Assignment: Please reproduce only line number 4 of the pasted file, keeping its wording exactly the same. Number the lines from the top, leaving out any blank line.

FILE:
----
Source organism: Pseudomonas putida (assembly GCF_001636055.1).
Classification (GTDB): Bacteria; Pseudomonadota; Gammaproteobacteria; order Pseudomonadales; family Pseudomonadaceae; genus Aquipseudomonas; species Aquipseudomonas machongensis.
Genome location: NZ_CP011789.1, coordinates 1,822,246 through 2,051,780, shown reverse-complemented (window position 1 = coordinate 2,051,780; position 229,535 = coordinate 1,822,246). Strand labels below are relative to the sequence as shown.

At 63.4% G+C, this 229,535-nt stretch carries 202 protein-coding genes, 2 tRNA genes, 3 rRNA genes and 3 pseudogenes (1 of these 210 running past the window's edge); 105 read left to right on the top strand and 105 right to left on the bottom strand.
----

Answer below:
At 63.4% G+C, this 229,535-nt stretch carries 202 protein-coding genes, 2 tRNA genes, 3 rRNA genes and 3 pseudogenes (1 of these 210 running past the window's edge); 105 read left to right on the top strand and 105 right to left on the bottom strand.